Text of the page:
In my last post, I described nimble organizations as those with a sustained ability to quickly and effectively respond to the demands of change while delivering high performance. Constrained organizations, on the other hand, constantly inhibit their own efforts to implement change.

Today, clients struggle with perpetual unrest and ongoing change, and there is no terrain without vulnerability—only greater or lesser risk and liability. Constrained organizations see themselves as having to choose between two hazards: non-competitive order or hyper-unstable chaos. They fear that if they under-use their adaptation capacity, they won’t be able to keep pace with market demands that are growing increasingly dynamic and competitive. Yet, if they thrust more change on their people than they can effectively absorb, they end up with watered-down results, causing morale to suffer and people to lose confidence in leadership.

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Nimble organizations have a different perspective on the same two forces. They believe that between bedlam and calm resides a narrow realm where agility can be fostered. At the point where order and chaos most closely resemble one another, there exists the greatest possibility for broadening human capacity to adapt to instability and uncertainty.

Future shock happens when people can no longer adapt to the change load without beginning to slip on quality, productivity, and safety standards. Paradoxically, where future shock resides is also where nimbleness thrives. It is here, as future shock symptoms are only beginning to cause problems, that optimum agility can be attained before the cost of change overload becomes too great.

Nimbleness Resides Between Order and Chaos

As dangerous as future shock is, leaders of nimble organizations intentionally use it to help foster the agility they prize so highly. But how can something dysfunctional by nature be such an asset? To grasp the apparent contradiction of deliberately thrusting more change on people than they can deal with, it’s important to understand more about the struggle between order and chaos.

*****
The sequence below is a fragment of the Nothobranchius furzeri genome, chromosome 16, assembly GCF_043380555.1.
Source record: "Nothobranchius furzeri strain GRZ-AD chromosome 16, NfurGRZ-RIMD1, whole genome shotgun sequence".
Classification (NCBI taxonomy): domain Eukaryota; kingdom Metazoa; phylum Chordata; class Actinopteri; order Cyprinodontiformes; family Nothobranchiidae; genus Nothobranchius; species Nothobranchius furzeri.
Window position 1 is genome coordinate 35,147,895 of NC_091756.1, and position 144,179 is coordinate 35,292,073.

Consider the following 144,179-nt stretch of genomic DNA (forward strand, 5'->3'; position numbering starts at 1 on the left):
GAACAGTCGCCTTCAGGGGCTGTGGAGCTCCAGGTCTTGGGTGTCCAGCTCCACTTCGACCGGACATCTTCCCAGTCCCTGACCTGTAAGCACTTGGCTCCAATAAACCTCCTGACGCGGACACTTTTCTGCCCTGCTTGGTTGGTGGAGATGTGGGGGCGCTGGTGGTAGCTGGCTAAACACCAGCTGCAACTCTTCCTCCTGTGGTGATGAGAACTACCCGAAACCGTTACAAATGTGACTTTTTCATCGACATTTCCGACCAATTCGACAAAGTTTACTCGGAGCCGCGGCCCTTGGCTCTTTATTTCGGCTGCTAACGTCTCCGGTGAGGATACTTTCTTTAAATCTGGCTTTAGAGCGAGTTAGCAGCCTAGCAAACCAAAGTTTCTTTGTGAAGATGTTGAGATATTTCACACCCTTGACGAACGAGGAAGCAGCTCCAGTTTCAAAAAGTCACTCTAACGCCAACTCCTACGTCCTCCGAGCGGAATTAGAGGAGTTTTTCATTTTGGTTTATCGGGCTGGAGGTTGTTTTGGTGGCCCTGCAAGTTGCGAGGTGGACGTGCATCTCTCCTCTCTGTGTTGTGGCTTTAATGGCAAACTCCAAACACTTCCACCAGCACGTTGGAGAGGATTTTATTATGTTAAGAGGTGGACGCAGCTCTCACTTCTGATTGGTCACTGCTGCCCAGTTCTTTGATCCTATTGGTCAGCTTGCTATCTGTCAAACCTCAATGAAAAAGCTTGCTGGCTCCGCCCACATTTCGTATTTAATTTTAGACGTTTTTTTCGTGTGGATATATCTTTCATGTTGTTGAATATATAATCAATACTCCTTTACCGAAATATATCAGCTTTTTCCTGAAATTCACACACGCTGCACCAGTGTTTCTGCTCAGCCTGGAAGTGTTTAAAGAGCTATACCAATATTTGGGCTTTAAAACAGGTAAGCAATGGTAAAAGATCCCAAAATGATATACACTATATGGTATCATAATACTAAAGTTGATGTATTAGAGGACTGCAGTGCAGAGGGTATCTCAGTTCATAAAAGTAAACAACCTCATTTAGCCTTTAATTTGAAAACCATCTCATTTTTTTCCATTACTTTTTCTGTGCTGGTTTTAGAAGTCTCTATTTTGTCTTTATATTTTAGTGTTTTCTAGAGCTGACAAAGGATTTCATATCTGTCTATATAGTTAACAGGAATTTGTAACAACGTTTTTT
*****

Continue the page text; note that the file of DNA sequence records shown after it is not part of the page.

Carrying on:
Order and chaos are competing forces caught in a synergistic dance. Each force represents a separate and powerful influence that acts to balance the impact of the other. The choreography between them reveals that they are counterweights to each other and inextricably bound together. Isn’t it fascinating that the nimble organization lives in the eye of such a storm?

For most organizations, the chaos of too much change doesn’t cause an immediate, noticeable explosion of symptoms. Future shock usually surfaces gradually. It is this progressive aspect of chaos that allows it to have an enabling relationship to nimbleness.

Any amount of future shock is dangerous, but in the formative phase, there also exists the potential for a great deal of flexibility. It is at this early stage of future shock that an optimum amount of agility can be attained before the cost of dysfunction becomes too great. Initial future shock precedes full-scale chaos and creates an environment where nimbleness can emerge.

Think of emerging future shock as if it were a potentially dangerous medical treatment that, if administered properly, could become a lifesaving remedy (e.g., radioactive material used to fight cancer; Warfarin, used to kill rats, given in small doses to humans as a blood thinner; polio and measles viruses introduced in small amounts to provide disease resistance).

If calibrated appropriately, certain adversities can be used to promote opportunity. The same can be said for future shock. Even in moderate doses, it can cause insurmountable blockage to an organization’s competitiveness, if not its viability. Yet, a lighter measure of too much change allows an organization to stretch its ability to adapt; the price for doing so does not exceed the gains achieved.

Next: The Contained Slide

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